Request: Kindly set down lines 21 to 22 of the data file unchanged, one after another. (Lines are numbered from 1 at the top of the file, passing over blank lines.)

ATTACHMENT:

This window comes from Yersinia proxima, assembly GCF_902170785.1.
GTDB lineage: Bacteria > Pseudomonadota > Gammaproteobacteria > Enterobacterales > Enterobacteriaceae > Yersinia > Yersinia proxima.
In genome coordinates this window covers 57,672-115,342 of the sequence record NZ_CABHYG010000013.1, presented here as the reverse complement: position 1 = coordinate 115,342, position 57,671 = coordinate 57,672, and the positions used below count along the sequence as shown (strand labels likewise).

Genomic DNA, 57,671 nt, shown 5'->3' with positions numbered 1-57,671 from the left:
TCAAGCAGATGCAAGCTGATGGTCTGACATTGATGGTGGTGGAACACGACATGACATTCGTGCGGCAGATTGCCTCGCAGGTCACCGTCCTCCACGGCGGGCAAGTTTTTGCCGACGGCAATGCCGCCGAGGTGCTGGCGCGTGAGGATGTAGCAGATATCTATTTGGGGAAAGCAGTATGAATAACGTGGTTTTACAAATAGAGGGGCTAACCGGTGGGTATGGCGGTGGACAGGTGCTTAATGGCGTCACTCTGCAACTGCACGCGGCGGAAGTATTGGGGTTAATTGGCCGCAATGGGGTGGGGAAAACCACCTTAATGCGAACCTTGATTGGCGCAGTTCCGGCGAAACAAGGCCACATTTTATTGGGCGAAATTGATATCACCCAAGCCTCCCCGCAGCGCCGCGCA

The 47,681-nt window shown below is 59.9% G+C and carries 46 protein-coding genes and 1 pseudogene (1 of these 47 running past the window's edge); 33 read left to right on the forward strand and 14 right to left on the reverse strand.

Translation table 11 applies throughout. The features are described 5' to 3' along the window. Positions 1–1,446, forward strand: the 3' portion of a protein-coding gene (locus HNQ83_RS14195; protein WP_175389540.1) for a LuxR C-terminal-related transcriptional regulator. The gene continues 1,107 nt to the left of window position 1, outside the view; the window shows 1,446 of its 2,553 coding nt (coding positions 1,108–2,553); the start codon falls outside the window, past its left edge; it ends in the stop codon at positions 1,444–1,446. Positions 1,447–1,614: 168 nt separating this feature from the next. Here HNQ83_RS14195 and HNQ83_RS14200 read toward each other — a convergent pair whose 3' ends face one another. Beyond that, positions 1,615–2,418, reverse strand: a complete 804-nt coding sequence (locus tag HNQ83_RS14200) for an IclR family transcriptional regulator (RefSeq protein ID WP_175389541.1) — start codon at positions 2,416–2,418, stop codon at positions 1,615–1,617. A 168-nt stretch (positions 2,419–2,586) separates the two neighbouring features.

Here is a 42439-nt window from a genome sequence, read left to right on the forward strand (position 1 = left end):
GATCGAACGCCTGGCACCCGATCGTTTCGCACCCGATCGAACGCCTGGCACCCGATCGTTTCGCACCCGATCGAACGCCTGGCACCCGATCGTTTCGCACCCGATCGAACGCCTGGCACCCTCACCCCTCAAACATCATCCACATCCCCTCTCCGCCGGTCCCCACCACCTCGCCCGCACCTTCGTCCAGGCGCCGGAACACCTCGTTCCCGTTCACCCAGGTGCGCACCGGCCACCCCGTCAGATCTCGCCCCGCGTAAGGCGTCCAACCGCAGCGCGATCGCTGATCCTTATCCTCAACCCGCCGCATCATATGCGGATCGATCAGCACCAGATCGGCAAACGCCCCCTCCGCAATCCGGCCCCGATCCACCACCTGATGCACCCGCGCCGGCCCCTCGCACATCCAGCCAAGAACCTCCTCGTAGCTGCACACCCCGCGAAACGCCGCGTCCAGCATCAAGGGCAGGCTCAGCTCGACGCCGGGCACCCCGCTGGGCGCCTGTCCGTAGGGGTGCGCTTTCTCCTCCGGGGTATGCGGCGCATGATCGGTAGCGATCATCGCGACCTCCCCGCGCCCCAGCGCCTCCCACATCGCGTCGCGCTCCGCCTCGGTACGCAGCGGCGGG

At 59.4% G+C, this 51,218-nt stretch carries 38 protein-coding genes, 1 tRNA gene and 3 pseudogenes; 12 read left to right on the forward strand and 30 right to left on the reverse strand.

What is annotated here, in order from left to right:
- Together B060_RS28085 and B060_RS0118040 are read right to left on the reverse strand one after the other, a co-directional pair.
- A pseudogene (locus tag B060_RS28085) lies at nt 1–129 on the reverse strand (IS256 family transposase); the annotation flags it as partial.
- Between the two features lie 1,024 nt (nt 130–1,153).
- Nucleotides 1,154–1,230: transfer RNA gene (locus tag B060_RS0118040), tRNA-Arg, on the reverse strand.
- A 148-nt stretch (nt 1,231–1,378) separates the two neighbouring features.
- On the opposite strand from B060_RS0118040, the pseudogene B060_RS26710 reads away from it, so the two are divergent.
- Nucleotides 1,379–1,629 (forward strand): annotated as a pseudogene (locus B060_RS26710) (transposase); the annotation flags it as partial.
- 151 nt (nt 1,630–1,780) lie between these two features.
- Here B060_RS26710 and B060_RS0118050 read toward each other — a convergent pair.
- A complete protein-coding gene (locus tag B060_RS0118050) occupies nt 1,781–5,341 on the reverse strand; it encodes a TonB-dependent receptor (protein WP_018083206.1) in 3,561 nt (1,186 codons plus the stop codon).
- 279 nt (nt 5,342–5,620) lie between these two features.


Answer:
- A complete protein-coding gene (locus tag B060_RS0118050) occupies nt 1,781–5,341 on the reverse strand; it encodes a TonB-dependent receptor (protein WP_018083206.1) in 3,561 nt (1,186 codons plus the stop codon).
- 279 nt (nt 5,342–5,620) lie between these two features.